In Hospital Authority of Valdosta and Lowndes County v. Meeks, the Georgia Supreme Court ruled that information contained in a physician’s peer review file was not necessarily protected by the Georgia Peer Review Confidentiality Statute.
Although the holding is enticing from the physician perspective, the limitations contained in the opinion render the precedent potentially meaningless.
The case arose as a negligent credentialing action, with the Plaintiff seeking peer review documents claimed by the hospital to be absolutely privileged under the applicable Georgia Peer Review Confidentiality Statute, which is cited in the opinion. In the lower appellate court, the court held that, although the statutes protected all proceedings and information of a review organization, the statute did not necessarily protect information which, although contained in the peer review records, did not involve a peer review committee’s evaluation of the subject physician’s performance.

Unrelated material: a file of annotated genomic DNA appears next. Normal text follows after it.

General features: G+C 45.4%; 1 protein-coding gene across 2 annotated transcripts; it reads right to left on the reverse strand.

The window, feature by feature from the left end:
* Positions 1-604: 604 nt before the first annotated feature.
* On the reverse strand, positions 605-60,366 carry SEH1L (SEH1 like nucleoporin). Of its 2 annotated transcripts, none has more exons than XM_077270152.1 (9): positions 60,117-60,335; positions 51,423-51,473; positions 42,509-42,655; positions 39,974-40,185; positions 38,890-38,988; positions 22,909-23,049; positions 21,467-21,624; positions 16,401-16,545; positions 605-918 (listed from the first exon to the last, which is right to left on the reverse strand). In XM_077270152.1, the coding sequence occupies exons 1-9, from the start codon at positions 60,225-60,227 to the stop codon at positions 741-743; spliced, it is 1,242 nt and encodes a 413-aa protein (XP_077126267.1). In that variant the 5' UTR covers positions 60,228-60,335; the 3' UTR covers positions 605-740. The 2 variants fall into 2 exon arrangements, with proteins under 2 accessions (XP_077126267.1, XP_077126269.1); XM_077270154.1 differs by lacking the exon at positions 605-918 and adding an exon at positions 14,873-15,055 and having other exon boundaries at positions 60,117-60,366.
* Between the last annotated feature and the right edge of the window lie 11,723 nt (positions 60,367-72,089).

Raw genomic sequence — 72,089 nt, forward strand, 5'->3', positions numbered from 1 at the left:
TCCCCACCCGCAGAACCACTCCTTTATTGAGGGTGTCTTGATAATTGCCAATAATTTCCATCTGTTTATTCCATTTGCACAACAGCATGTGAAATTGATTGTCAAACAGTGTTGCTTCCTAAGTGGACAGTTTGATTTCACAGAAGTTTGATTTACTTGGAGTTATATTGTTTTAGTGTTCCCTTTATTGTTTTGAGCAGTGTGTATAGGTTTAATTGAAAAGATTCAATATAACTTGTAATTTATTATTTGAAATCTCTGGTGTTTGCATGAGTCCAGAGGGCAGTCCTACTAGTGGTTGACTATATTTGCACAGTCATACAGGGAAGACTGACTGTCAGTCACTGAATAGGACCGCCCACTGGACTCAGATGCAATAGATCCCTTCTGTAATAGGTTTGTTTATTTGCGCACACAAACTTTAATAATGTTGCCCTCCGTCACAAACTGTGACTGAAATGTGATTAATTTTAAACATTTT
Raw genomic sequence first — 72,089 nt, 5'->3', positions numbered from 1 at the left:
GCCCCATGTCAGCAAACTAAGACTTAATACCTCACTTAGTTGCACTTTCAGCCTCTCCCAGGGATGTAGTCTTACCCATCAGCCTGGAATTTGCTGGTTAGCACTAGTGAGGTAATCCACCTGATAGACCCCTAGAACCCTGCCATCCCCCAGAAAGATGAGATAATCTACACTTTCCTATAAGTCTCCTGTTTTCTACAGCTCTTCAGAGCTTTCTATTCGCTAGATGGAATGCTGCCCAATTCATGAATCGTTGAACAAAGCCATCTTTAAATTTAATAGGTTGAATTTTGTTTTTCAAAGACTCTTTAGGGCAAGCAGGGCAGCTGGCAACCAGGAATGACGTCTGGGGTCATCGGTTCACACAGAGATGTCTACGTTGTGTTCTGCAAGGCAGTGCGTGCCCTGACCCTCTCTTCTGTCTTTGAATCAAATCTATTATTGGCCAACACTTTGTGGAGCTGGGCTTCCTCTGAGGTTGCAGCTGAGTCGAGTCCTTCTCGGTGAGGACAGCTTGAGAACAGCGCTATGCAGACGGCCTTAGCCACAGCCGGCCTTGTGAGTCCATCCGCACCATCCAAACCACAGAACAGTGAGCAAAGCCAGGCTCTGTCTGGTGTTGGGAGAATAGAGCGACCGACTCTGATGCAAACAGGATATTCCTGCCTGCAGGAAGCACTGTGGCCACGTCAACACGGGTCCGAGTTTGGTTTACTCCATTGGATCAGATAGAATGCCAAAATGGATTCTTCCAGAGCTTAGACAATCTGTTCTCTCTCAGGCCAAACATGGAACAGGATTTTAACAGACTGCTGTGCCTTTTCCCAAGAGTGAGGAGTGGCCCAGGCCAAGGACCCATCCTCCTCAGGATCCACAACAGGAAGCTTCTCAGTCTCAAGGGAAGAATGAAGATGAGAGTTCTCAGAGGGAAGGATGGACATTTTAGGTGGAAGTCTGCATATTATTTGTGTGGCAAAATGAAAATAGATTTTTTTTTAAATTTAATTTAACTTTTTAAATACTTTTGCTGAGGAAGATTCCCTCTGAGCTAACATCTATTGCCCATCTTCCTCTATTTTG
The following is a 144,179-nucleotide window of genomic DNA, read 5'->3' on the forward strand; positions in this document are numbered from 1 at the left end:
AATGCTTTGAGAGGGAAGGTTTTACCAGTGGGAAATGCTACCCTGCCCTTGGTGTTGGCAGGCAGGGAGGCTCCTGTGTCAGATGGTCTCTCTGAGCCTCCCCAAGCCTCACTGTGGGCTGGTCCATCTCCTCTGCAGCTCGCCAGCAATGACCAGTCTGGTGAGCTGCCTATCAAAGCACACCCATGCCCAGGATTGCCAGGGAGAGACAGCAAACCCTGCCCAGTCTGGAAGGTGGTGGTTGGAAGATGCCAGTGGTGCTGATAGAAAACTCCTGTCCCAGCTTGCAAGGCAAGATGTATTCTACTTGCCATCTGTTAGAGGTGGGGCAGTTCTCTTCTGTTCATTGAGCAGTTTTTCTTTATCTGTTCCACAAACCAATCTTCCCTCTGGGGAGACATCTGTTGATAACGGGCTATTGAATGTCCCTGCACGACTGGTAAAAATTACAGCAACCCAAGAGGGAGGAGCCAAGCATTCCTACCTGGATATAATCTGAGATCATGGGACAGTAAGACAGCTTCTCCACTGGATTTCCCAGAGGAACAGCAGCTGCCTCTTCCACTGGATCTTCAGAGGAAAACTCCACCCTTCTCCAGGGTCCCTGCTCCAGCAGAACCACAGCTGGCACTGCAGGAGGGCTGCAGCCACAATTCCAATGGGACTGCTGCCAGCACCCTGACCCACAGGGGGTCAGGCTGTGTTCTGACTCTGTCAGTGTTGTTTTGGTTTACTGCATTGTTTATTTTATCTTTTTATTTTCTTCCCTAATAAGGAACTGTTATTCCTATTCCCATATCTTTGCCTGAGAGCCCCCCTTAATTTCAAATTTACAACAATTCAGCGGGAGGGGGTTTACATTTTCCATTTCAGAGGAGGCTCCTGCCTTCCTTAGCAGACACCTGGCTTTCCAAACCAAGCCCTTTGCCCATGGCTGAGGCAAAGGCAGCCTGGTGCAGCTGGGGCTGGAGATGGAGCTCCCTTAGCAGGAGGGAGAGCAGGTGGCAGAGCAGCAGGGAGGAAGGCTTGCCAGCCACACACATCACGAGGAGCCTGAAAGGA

This ruling was affirmed on appeal by the Georgia Supreme Court. From the viewpoint of precedent regarding discovery of confidential information, the opinion does stand for the preposition that material in the peer review file can be accessed by third parties, and presumably by the subject physicians themselves, so long as the information does not involve the evaluation of actual medical services provided by the subject physician. However, from a practical perspective, it is hard to imagine that any meaningful information would not fall within this protected category.